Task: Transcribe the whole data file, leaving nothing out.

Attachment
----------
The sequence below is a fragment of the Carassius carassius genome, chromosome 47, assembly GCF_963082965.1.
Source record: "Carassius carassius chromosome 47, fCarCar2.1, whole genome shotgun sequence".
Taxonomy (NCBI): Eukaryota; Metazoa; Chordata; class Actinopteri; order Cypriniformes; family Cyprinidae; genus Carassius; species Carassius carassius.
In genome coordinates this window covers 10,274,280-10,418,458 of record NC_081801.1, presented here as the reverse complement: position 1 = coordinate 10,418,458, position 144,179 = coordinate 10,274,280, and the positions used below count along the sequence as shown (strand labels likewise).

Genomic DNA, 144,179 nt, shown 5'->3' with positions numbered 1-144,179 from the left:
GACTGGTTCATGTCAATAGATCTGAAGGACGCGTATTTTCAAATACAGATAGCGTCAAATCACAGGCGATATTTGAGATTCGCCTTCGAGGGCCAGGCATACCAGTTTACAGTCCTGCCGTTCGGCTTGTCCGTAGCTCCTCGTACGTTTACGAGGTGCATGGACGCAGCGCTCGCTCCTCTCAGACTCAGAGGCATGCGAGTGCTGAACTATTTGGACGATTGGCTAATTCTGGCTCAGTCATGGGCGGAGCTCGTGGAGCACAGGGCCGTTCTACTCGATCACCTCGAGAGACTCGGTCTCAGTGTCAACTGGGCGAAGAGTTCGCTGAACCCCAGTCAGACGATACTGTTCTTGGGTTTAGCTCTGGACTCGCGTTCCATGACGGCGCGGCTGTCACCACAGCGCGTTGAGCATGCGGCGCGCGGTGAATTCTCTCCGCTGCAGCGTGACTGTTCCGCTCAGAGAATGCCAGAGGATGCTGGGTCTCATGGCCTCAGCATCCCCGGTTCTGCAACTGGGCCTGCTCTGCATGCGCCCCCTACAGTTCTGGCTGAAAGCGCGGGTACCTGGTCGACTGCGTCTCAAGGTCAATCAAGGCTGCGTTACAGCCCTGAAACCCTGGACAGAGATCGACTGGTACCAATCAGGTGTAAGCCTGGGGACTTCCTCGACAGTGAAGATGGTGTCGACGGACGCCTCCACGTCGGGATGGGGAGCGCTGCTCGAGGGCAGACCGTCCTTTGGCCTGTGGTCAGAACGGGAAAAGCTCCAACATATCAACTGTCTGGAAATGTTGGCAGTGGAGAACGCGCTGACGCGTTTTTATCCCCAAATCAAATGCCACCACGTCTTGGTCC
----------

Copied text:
The sequence below is a fragment of the Carassius carassius genome, chromosome 47, assembly GCF_963082965.1.
Source record: "Carassius carassius chromosome 47, fCarCar2.1, whole genome shotgun sequence".
Taxonomy (NCBI): Eukaryota; Metazoa; Chordata; class Actinopteri; order Cypriniformes; family Cyprinidae; genus Carassius; species Carassius carassius.
In genome coordinates this window covers 10,274,280-10,418,458 of record NC_081801.1, presented here as the reverse complement: position 1 = coordinate 10,418,458, position 144,179 = coordinate 10,274,280, and the positions used below count along the sequence as shown (strand labels likewise).

Genomic DNA, 144,179 nt, shown 5'->3' with positions numbered 1-144,179 from the left:
GACTGGTTCATGTCAATAGATCTGAAGGACGCGTATTTTCAAATACAGATAGCGTCAAATCACAGGCGATATTTGAGATTCGCCTTCGAGGGCCAGGCATACCAGTTTACAGTCCTGCCGTTCGGCTTGTCCGTAGCTCCTCGTACGTTTACGAGGTGCATGGACGCAGCGCTCGCTCCTCTCAGACTCAGAGGCATGCGAGTGCTGAACTATTTGGACGATTGGCTAATTCTGGCTCAGTCATGGGCGGAGCTCGTGGAGCACAGGGCCGTTCTACTCGATCACCTCGAGAGACTCGGTCTCAGTGTCAACTGGGCGAAGAGTTCGCTGAACCCCAGTCAGACGATACTGTTCTTGGGTTTAGCTCTGGACTCGCGTTCCATGACGGCGCGGCTGTCACCACAGCGCGTTGAGCATGCGGCGCGCGGTGAATTCTCTCCGCTGCAGCGTGACTGTTCCGCTCAGAGAATGCCAGAGGATGCTGGGTCTCATGGCCTCAGCATCCCCGGTTCTGCAACTGGGCCTGCTCTGCATGCGCCCCCTACAGTTCTGGCTGAAAGCGCGGGTACCTGGTCGACTGCGTCTCAAGGTCAATCAAGGCTGCGTTACAGCCCTGAAACCCTGGACAGAGATCGACTGGTACCAATCAGGTGTAAGCCTGGGGACTTCCTCGACAGTGAAGATGGTGTCGACGGACGCCTCCACGTCGGGATGGGGAGCGCTGCTCGAGGGCAGACCGTCCTTTGGCCTGTGGTCAGAACGGGAAAAGCTCCAACATATCAACTGTCTGGAAATGTTGGCAGTGGAGAACGCGCTGACGCGTTTTTATCCCCAAATCAAATGCCACCACGTCTTGGTCC